Copy Desk Cookoff: ‘Hot-Dog-Bean’

All families have strange food traditions; however, I never saw the food my dad made for dinner as anything but normal. Until about two months ago, I was under the impression that everyone in America had, at least once, partaken in a bowl of Hot-Dog-Bean.

I had somehow managed to live two full decades without realizing that Hot-Dog-Bean was an aberration. I was rattling off ideas of what to cook my boyfriend for dinner and these three simple words slipped out of my mouth — suddenly the most pressing issue was not what we should be eating but what the hell was Hot-Dog-Bean.

Hot-Dog-Bean probably either means a lot of things to a lot of people or nothing at all to everyone but me (I suspect the latter is the case). Basically the ingredients are all in the name: hot dogs and baked beans, but the most important part is what’s not listed — chopped meat.

You cook the chopped meat first, then just mush all the other ingredients together until it’s all warm and goopy. I’m not sure why this became a household tradition (because my mother’s Italian heritage effectively barred my father from the kitchen), but I know it probably went on for far too long. I mean there probably isn’t one aspect of this meal that’s actually healthy for you (unless you’re an old-timey hobo, in which case you probably have much more pressing health concerns).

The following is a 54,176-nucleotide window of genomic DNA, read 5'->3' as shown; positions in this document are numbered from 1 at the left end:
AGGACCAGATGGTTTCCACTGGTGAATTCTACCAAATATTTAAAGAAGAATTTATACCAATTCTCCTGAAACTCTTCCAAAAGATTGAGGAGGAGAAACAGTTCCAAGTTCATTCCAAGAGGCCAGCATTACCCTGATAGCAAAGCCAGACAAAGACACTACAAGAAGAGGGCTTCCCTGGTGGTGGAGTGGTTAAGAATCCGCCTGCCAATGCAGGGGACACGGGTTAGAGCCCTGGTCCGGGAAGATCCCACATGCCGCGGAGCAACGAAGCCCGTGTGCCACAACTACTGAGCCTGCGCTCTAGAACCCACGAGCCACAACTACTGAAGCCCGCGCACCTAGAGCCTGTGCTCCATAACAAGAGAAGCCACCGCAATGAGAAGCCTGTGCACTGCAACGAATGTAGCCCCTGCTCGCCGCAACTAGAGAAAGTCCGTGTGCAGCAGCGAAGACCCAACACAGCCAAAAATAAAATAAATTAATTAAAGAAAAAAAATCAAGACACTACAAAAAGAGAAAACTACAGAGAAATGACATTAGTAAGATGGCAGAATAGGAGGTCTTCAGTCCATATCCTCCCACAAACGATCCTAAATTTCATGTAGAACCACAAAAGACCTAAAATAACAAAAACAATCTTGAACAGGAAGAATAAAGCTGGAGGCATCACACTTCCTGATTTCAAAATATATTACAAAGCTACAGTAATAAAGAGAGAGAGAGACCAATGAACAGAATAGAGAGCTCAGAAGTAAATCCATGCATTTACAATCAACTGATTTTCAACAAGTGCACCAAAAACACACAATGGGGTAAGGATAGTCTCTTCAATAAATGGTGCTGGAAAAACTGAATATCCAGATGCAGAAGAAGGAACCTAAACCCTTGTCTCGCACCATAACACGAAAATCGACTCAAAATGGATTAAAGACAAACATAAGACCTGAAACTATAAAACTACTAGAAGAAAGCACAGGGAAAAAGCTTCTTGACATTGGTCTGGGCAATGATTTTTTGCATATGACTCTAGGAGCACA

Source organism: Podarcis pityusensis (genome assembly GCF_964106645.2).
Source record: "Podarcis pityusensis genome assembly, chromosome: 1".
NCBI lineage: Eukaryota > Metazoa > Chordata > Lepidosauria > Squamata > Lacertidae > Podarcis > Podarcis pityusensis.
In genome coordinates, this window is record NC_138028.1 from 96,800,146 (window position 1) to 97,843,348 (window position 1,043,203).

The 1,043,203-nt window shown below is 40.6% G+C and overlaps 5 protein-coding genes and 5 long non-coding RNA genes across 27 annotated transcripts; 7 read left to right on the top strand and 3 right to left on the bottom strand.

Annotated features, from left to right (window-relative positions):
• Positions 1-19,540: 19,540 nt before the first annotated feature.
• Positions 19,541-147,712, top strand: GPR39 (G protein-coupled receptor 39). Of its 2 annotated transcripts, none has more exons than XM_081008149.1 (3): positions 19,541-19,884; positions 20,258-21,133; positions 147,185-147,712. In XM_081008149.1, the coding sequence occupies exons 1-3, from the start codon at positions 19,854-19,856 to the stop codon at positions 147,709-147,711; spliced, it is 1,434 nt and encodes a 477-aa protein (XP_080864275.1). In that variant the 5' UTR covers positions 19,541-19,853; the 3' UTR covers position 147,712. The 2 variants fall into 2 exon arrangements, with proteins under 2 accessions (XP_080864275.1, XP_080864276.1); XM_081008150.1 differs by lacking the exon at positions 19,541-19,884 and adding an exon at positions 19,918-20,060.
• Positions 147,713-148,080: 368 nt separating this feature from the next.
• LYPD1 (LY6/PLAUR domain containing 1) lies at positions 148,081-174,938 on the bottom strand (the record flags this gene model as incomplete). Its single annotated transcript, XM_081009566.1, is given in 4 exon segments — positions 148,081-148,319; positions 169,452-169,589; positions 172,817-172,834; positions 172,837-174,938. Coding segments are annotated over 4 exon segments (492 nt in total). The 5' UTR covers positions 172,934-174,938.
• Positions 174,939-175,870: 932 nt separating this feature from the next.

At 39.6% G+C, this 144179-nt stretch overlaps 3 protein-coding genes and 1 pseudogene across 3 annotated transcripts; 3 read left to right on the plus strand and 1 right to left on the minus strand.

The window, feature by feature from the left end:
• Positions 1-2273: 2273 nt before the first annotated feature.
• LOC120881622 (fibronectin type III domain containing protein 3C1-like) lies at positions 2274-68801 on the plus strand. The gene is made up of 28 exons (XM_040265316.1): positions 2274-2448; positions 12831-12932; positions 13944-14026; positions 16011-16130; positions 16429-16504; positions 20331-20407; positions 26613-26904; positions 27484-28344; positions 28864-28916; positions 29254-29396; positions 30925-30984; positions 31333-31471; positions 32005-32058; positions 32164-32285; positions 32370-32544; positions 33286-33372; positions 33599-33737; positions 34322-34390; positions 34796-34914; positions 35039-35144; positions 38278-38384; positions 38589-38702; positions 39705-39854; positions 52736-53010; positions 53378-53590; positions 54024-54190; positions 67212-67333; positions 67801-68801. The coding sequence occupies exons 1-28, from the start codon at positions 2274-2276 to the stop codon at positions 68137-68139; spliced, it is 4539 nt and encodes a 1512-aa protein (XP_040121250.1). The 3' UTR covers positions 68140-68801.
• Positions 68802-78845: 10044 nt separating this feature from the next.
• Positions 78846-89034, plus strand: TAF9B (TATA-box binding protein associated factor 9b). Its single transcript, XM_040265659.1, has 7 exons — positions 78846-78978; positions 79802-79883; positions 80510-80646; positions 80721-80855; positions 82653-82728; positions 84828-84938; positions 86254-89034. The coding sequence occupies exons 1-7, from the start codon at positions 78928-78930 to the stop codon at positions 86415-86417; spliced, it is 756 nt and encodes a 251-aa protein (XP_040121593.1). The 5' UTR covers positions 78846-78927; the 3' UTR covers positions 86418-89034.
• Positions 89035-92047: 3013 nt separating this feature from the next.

I know the combination of beans and hot dogs is not that disorienting for most people. There are even cans of food such as Van Camp’s “Beanee Weenee,” so I suppose much of the weirdness comes from the chopped meat. According to my father’s semi-mythical account of Hot-Dog-Bean’s hazy origins, my grandmother was making this for dinner and didn’t have enough hot dogs to feed the whole family so she added chopped meat. My father said, “That’s when the star was born.”

I’ve been making this a lot recently (mostly because it’s cheap), and I’ve realized that strange family food habits really become apparent in college.